Smoke Alarm Campaign to save lives in BC

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March 22, 2012

VICTORIA – BC Minister of Justice and Attorney General Shirley Bond and the President of the
Fire Chiefs’ Association of BC, Surrey Fire Chief Len Garis have launched a smoke alarm
campaign intended to ensure that every home in BC has a working smoke alarm,  part of a broad
initiative to reduce fire?related deaths and injuries.

Research done by Surrey Fire Services, in partnership with the University of the Fraser Valley,
shows that almost 70 per cent of houses that caught fire did not have a functioning smoke
alarm. The research predicts that working smoke alarms could reduce annual fire deaths by as
much as 32 per cent. The research findings also indicate the province’s most vulnerable
populations – such as children and the elderly – face the highest risk of dying in a residential

The new campaign is a sustained, coordinated approach to ensure BC homes have a
functioning smoke alarm. The Fire Chiefs’ Association of BC and the Office of the Fire
Commissioner will lead a steering committee of stakeholders on the local, provincial and
national level, with a focus on the Three E’s of Injury Prevention ? education, environment and

Some components of the campaign are:

  •    National injury reduction forum to be held Oct 12, 2012, hosted by Surrey Fire Service
    with the Canadian Royal College of Physicians and Surgeons.
  •   A call to action on behalf of local fire departments to address this issue in their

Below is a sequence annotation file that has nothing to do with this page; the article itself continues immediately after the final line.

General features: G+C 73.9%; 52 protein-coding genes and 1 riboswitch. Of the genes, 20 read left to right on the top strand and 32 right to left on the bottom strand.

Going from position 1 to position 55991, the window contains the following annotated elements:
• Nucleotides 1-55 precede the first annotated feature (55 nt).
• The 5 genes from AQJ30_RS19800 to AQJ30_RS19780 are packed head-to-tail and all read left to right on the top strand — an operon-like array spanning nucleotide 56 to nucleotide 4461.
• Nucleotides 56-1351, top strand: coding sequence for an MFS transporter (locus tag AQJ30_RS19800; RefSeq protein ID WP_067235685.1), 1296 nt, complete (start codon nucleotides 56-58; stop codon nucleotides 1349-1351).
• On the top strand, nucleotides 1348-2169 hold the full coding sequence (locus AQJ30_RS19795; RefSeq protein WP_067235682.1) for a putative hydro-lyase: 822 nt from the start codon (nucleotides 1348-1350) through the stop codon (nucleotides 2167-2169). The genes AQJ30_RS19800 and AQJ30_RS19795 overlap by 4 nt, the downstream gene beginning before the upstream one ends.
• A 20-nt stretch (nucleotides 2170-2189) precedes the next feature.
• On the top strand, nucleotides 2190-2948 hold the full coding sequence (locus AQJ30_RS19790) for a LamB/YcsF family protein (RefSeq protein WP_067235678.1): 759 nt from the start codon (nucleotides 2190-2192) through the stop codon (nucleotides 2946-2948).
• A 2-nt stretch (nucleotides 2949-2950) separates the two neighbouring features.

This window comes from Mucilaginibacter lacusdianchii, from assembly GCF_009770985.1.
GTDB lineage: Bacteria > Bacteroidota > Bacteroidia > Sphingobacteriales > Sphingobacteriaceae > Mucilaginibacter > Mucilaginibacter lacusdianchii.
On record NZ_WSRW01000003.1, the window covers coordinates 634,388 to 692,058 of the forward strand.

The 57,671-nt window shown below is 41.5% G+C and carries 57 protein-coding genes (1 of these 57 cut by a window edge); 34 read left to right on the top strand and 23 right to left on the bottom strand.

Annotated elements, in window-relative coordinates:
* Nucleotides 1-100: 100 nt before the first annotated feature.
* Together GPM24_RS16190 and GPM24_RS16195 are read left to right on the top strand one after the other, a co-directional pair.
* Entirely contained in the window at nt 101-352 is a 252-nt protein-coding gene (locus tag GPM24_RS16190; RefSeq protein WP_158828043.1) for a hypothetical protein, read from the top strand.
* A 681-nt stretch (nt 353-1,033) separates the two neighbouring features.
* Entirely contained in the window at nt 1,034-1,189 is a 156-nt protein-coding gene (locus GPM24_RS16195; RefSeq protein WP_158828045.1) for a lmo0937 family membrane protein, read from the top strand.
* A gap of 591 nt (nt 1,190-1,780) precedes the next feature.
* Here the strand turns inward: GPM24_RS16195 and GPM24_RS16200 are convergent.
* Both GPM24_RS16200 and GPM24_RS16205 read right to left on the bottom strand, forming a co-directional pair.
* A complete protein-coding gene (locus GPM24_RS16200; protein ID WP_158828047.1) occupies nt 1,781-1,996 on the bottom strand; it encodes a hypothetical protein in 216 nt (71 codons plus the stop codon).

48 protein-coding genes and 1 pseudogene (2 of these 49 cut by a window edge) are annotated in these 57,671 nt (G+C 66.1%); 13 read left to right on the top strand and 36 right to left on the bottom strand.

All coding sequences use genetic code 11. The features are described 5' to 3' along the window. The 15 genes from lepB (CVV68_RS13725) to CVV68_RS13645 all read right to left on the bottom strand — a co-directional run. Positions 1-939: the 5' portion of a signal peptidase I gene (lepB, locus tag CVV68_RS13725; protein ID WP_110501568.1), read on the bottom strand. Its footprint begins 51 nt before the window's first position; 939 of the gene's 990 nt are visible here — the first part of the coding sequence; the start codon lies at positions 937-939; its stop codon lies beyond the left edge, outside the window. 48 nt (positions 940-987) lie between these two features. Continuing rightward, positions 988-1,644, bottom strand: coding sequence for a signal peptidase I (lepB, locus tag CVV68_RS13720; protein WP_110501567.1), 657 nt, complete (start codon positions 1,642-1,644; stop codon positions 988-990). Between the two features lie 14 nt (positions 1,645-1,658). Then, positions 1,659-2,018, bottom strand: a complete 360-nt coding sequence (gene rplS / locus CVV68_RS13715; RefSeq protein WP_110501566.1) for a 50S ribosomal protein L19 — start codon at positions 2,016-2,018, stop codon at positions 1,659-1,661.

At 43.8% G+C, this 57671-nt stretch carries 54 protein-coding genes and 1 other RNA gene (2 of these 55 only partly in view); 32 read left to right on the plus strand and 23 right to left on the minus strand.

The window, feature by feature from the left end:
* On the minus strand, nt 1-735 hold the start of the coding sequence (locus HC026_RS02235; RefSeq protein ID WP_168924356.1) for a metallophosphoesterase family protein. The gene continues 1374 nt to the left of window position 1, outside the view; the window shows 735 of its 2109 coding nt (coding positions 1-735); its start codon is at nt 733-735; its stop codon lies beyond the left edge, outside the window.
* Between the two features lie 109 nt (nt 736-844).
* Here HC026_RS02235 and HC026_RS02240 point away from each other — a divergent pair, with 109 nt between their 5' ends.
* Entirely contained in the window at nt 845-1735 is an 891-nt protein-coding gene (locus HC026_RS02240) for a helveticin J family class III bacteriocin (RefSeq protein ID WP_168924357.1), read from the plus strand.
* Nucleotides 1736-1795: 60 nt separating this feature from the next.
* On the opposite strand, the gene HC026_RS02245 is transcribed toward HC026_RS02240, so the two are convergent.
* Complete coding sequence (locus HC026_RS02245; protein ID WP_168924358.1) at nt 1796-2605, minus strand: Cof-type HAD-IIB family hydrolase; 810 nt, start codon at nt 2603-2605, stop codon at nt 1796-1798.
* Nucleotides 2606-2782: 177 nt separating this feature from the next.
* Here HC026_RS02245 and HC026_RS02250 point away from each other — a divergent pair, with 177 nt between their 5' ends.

•   Developing interagency partnerships to maximize the protection offered by smoke
    alarms to the most disadvantaged members of society
  • Targeting engagement with BC First Nations
  • Working with multi?residential building managers to maximize protection within these
  • Exploring the potential to develop a school based curriculum for fire?prevention
  • Exploring the potential to utilize the insurance act to compel annual testing of smoke
    alarms upon policy renewal
  • Working with federal politicians to create a national smoke alarm day
  • Encourage federal politicians to focus on design changes to smoke alarms to address
    design deficiencies that enable them to be disconnected and also mean they can
    become nonfunctioning without alerting residentsThe campaign is gathering a growing number of supporters, including the Canadian Association of Fire Chiefs, the Royal College of Physicians and Surgeons of Canada, and others.
  • Further details about the campaign will be publicized as it rolls out during 2012. Information about the campaign will be available at

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